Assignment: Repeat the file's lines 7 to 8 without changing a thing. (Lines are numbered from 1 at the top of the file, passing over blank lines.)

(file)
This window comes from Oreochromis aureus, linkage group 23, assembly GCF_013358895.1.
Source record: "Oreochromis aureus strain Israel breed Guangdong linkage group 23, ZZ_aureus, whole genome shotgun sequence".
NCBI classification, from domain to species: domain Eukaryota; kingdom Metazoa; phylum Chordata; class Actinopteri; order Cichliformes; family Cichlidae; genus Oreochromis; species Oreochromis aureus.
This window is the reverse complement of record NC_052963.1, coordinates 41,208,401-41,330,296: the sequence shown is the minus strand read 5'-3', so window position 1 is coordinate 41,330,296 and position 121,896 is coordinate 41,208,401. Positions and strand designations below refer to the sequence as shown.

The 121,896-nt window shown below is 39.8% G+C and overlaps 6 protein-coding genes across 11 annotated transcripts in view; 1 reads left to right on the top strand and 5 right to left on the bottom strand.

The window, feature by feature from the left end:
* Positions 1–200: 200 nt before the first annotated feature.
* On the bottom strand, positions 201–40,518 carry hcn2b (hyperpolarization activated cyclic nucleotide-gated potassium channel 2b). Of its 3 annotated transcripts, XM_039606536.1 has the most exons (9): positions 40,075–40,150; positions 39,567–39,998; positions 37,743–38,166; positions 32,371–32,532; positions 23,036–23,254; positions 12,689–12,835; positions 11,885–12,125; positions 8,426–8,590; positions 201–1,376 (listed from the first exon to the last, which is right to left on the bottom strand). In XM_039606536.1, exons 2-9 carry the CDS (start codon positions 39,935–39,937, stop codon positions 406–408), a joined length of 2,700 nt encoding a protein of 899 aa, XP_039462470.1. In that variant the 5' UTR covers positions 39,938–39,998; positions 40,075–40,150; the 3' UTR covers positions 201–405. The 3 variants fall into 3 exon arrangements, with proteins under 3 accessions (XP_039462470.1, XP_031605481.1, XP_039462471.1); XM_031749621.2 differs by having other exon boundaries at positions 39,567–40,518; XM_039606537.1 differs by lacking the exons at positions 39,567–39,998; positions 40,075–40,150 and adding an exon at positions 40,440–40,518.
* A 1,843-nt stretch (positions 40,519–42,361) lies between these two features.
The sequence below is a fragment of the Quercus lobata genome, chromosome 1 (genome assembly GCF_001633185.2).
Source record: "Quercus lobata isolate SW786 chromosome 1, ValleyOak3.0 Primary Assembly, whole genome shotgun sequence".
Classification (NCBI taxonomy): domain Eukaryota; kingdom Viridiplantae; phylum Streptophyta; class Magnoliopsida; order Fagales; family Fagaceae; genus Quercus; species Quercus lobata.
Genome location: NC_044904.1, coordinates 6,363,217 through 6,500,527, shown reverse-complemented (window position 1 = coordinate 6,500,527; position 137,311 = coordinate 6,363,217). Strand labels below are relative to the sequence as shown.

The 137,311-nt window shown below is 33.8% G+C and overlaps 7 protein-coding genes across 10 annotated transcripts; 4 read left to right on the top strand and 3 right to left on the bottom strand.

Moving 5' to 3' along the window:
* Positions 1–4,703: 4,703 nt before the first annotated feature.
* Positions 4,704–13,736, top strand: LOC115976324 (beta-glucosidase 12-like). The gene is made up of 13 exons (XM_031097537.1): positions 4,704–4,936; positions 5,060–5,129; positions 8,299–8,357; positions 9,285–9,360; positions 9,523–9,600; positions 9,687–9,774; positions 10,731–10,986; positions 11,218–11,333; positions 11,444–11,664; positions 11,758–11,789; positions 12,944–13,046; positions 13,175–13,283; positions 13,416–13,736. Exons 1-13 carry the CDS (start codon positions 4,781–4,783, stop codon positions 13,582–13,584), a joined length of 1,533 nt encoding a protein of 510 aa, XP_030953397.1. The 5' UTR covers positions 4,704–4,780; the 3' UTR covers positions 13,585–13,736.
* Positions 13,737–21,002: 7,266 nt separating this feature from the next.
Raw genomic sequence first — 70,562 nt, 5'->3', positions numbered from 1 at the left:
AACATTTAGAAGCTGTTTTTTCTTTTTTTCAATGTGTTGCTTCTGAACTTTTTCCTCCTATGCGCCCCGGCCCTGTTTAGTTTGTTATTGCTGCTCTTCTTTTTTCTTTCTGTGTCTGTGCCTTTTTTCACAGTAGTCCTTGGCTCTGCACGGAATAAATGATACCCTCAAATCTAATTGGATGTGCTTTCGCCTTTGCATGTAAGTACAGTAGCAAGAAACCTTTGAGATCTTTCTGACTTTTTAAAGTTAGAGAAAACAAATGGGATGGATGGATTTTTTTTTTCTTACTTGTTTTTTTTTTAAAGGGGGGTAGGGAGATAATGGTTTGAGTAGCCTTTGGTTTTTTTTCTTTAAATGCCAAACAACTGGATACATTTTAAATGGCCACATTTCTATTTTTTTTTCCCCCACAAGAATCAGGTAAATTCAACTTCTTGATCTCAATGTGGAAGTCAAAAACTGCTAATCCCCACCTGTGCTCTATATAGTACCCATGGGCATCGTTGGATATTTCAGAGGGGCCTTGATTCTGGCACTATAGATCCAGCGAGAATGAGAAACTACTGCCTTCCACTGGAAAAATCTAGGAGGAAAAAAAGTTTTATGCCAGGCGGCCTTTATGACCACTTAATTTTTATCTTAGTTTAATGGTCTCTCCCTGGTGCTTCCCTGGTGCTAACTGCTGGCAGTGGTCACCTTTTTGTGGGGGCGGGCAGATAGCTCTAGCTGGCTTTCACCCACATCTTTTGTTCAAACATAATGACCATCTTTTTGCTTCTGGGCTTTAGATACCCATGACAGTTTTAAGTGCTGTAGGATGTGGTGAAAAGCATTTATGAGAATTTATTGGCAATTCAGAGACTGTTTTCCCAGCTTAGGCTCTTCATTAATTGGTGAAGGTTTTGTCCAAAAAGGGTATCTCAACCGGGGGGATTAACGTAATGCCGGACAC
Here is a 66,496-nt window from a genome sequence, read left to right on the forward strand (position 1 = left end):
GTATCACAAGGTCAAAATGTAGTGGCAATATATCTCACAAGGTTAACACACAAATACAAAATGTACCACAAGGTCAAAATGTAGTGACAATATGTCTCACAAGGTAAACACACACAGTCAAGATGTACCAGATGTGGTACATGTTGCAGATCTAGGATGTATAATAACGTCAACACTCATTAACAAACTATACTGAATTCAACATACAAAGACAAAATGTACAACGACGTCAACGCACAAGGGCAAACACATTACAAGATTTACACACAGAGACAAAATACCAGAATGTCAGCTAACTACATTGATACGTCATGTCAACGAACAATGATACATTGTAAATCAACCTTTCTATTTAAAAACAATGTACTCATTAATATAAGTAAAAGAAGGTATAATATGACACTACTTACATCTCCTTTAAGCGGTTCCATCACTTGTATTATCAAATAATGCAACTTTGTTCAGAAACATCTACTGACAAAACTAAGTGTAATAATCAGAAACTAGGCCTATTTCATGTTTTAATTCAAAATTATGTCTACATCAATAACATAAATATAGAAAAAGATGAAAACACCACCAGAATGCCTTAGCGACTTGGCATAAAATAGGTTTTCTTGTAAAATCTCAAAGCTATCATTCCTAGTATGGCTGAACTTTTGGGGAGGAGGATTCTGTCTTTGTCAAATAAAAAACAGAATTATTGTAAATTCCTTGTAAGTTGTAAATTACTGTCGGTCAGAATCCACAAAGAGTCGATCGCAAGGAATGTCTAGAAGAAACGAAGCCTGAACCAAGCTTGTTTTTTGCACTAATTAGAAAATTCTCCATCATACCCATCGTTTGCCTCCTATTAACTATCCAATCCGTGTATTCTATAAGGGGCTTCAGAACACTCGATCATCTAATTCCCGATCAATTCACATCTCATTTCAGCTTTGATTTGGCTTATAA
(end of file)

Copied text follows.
* Positions 1–200: 200 nt before the first annotated feature.
* On the bottom strand, positions 201–40,518 carry hcn2b (hyperpolarization activated cyclic nucleotide-gated potassium channel 2b). Of its 3 annotated transcripts, XM_039606536.1 has the most exons (9): positions 40,075–40,150; positions 39,567–39,998; positions 37,743–38,166; positions 32,371–32,532; positions 23,036–23,254; positions 12,689–12,835; positions 11,885–12,125; positions 8,426–8,590; positions 201–1,376 (listed from the first exon to the last, which is right to left on the bottom strand). In XM_039606536.1, exons 2-9 carry the CDS (start codon positions 39,935–39,937, stop codon positions 406–408), a joined length of 2,700 nt encoding a protein of 899 aa, XP_039462470.1. In that variant the 5' UTR covers positions 39,938–39,998; positions 40,075–40,150; the 3' UTR covers positions 201–405. The 3 variants fall into 3 exon arrangements, with proteins under 3 accessions (XP_039462470.1, XP_031605481.1, XP_039462471.1); XM_031749621.2 differs by having other exon boundaries at positions 39,567–40,518; XM_039606537.1 differs by lacking the exons at positions 39,567–39,998; positions 40,075–40,150 and adding an exon at positions 40,440–40,518.